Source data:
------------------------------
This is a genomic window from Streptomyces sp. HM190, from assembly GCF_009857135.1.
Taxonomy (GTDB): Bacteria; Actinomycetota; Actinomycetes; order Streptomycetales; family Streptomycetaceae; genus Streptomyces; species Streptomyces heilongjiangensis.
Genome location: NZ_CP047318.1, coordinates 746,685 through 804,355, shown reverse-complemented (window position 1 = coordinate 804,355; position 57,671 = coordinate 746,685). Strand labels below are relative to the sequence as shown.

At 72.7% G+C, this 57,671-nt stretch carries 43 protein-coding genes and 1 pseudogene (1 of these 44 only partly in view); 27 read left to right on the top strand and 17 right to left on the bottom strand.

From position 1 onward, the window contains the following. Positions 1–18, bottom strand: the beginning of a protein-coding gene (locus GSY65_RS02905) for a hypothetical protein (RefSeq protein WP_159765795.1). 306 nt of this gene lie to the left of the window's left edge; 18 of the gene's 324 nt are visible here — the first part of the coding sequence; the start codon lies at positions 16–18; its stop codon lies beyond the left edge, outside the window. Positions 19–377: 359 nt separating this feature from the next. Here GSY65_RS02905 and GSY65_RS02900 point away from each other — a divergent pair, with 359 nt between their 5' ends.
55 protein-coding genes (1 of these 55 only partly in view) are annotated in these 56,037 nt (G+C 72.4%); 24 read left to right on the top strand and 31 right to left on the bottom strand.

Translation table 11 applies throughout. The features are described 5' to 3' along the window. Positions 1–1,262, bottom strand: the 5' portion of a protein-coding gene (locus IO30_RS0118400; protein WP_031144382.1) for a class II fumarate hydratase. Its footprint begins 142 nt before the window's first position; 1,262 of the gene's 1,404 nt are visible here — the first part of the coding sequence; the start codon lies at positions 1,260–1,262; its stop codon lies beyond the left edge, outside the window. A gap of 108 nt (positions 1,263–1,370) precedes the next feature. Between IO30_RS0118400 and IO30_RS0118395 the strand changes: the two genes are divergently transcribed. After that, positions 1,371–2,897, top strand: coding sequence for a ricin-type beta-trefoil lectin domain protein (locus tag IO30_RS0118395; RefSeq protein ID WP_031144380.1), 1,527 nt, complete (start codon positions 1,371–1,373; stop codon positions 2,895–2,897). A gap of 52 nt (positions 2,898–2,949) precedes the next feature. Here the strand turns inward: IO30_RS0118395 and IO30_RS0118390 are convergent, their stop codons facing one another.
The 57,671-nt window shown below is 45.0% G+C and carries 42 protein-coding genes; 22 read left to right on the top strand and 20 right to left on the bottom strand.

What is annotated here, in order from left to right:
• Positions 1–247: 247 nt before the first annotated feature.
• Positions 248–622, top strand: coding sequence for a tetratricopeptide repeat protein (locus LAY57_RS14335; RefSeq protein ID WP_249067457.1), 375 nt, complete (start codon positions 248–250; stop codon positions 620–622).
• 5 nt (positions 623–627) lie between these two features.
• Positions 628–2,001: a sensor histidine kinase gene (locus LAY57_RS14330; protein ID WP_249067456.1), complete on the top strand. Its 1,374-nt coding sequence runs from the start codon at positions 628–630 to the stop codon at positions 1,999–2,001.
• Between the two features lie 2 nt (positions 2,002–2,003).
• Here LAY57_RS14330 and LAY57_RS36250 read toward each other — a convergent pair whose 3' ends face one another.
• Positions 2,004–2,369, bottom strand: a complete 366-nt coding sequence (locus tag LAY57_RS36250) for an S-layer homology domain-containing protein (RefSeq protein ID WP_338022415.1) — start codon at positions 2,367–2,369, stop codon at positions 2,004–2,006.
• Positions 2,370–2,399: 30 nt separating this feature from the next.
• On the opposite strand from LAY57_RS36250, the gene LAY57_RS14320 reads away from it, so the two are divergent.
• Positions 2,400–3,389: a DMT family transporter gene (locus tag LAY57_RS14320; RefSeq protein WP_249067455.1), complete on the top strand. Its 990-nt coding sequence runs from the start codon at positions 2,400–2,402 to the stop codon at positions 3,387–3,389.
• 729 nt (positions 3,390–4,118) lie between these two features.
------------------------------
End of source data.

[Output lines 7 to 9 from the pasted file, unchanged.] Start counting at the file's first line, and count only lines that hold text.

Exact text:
Translation table 11 applies throughout. The features are described 5' to 3' along the window. Positions 1–1,262, bottom strand: the 5' portion of a protein-coding gene (locus IO30_RS0118400; protein WP_031144382.1) for a class II fumarate hydratase. Its footprint begins 142 nt before the window's first position; 1,262 of the gene's 1,404 nt are visible here — the first part of the coding sequence; the start codon lies at positions 1,260–1,262; its stop codon lies beyond the left edge, outside the window. A gap of 108 nt (positions 1,263–1,370) precedes the next feature. Between IO30_RS0118400 and IO30_RS0118395 the strand changes: the two genes are divergently transcribed. After that, positions 1,371–2,897, top strand: coding sequence for a ricin-type beta-trefoil lectin domain protein (locus tag IO30_RS0118395; RefSeq protein ID WP_031144380.1), 1,527 nt, complete (start codon positions 1,371–1,373; stop codon positions 2,895–2,897). A gap of 52 nt (positions 2,898–2,949) precedes the next feature. Here the strand turns inward: IO30_RS0118395 and IO30_RS0118390 are convergent, their stop codons facing one another.
The 57,671-nt window shown below is 45.0% G+C and carries 42 protein-coding genes; 22 read left to right on the top strand and 20 right to left on the bottom strand.

What is annotated here, in order from left to right: